And China’s growing diplomatic presence is raising eyebrows. There were 94 Chinese diplomats in the U.K. back in 2010. This number rose to 116 by 2020 and is now at 121. There are also consulates of China in London, Belfast, and Edinburgh. It is not clear what these officials are doing. In 2019, a U.K. foreign affairs select committee report found “alarming evidence” of Chinese interference on British University campuses, some of which had been coordinated by the Chinese Embassy. “That the Chinese government trying to infiltrate us is a given,” says Tsang. “It is a Leninist party state and so infiltrates when and where it can. They are not being paid to do nothing.”
Locally, influence is also an issue. The Tower Hamlet motion to change street names noted that the Chinese Embassy had written to some neighborhood schools to explore opportunities for potential collaboration, and expressed worried that the CCP promoting its own aberrant ideas about ethnic harmony may chafe with the borough’s “proud history of standing up for each other as one community and celebrating our differences.”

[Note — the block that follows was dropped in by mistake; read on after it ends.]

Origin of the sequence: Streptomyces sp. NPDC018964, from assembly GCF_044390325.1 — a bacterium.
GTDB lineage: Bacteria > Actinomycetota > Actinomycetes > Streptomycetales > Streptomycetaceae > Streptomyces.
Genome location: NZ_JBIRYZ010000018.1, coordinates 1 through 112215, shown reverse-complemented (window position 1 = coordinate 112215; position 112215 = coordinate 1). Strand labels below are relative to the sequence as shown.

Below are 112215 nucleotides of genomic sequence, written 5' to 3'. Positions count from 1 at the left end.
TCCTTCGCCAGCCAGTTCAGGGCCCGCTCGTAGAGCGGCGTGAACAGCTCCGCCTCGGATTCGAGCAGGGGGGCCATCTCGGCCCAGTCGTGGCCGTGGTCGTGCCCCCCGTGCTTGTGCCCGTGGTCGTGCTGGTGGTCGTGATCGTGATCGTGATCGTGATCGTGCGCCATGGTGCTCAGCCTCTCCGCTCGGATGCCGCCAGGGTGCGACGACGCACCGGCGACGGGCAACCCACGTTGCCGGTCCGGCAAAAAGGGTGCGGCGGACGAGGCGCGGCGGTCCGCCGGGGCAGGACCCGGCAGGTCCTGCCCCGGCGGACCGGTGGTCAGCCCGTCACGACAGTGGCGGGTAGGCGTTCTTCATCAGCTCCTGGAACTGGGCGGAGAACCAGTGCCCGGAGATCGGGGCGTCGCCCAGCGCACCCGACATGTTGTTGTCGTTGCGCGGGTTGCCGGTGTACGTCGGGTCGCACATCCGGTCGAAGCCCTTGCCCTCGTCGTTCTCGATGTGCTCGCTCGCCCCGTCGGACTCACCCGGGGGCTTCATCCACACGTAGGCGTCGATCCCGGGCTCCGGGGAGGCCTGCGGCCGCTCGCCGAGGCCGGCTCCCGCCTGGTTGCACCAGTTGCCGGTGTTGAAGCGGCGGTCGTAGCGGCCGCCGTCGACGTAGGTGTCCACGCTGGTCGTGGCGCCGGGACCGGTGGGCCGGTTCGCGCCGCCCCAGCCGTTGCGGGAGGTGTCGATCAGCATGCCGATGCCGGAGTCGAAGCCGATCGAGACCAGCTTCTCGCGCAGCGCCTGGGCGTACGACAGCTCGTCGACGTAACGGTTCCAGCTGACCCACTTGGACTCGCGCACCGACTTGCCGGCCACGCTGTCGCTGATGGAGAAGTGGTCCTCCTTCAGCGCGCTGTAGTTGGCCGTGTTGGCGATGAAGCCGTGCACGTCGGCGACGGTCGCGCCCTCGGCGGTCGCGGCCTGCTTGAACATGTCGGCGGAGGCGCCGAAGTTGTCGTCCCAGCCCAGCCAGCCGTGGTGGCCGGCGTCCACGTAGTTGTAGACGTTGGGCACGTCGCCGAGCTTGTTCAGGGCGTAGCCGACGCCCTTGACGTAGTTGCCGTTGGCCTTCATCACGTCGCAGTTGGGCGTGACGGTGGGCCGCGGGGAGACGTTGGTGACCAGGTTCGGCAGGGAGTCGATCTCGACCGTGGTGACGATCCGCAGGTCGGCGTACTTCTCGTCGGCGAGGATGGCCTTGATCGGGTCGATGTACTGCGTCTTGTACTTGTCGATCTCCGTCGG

Overall, there’s a huge question mark over what benefit residents get out of having the Embassy in their midst. It’s certainly not economic. The council could assess the area and charge a Community Infrastructure Levy to pay for transport improvements. However, because the borough has never had an embassy before, diplomatic usages weren’t included in the levy categories and so are currently exempt. Although the Chinese Embassy might attract additional Chinese investment, given that the borough is home to the U.K headquarters of HSBC, and Bank of China, it’s likely any increase in Chinese investment will be modest. “So we probably lose out financially slightly from the [Embassy] as compared to an office use as was originally planned,” says Wood. In a report published in January, Tower Hamlets Council’s director of community safety Ann Corbett also warned that protests around the embassy building are “inevitably likely to be very disruptive to residents and traffic.”